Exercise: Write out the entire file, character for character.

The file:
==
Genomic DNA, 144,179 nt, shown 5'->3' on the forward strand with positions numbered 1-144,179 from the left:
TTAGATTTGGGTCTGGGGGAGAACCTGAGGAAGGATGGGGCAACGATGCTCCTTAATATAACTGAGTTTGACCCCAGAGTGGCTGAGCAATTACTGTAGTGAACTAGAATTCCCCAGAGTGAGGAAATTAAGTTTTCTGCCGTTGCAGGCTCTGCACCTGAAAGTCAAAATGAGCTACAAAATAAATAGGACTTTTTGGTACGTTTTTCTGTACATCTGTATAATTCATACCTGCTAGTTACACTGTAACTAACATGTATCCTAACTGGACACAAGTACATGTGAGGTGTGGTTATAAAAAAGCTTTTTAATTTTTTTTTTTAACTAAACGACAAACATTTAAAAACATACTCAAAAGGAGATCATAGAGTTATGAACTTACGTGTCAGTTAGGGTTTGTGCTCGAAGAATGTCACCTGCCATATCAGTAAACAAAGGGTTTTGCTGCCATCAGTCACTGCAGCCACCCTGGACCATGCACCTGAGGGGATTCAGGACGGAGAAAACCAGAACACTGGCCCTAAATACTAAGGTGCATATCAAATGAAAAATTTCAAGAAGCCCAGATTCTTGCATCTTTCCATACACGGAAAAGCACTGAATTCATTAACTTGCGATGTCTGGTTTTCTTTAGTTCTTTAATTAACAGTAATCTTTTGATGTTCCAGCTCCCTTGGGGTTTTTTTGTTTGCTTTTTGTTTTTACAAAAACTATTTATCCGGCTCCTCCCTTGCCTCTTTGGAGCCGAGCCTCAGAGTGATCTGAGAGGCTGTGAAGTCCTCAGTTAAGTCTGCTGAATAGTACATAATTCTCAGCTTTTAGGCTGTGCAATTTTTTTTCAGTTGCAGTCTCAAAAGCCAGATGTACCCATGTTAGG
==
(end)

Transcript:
Genomic DNA, 144,179 nt, shown 5'->3' on the forward strand with positions numbered 1-144,179 from the left:
TTAGATTTGGGTCTGGGGGAGAACCTGAGGAAGGATGGGGCAACGATGCTCCTTAATATAACTGAGTTTGACCCCAGAGTGGCTGAGCAATTACTGTAGTGAACTAGAATTCCCCAGAGTGAGGAAATTAAGTTTTCTGCCGTTGCAGGCTCTGCACCTGAAAGTCAAAATGAGCTACAAAATAAATAGGACTTTTTGGTACGTTTTTCTGTACATCTGTATAATTCATACCTGCTAGTTACACTGTAACTAACATGTATCCTAACTGGACACAAGTACATGTGAGGTGTGGTTATAAAAAAGCTTTTTAATTTTTTTTTTTAACTAAACGACAAACATTTAAAAACATACTCAAAAGGAGATCATAGAGTTATGAACTTACGTGTCAGTTAGGGTTTGTGCTCGAAGAATGTCACCTGCCATATCAGTAAACAAAGGGTTTTGCTGCCATCAGTCACTGCAGCCACCCTGGACCATGCACCTGAGGGGATTCAGGACGGAGAAAACCAGAACACTGGCCCTAAATACTAAGGTGCATATCAAATGAAAAATTTCAAGAAGCCCAGATTCTTGCATCTTTCCATACACGGAAAAGCACTGAATTCATTAACTTGCGATGTCTGGTTTTCTTTAGTTCTTTAATTAACAGTAATCTTTTGATGTTCCAGCTCCCTTGGGGTTTTTTTGTTTGCTTTTTGTTTTTACAAAAACTATTTATCCGGCTCCTCCCTTGCCTCTTTGGAGCCGAGCCTCAGAGTGATCTGAGAGGCTGTGAAGTCCTCAGTTAAGTCTGCTGAATAGTACATAATTCTCAGCTTTTAGGCTGTGCAATTTTTTTTCAGTTGCAGTCTCAAAAGCCAGATGTACCCATGTTAGG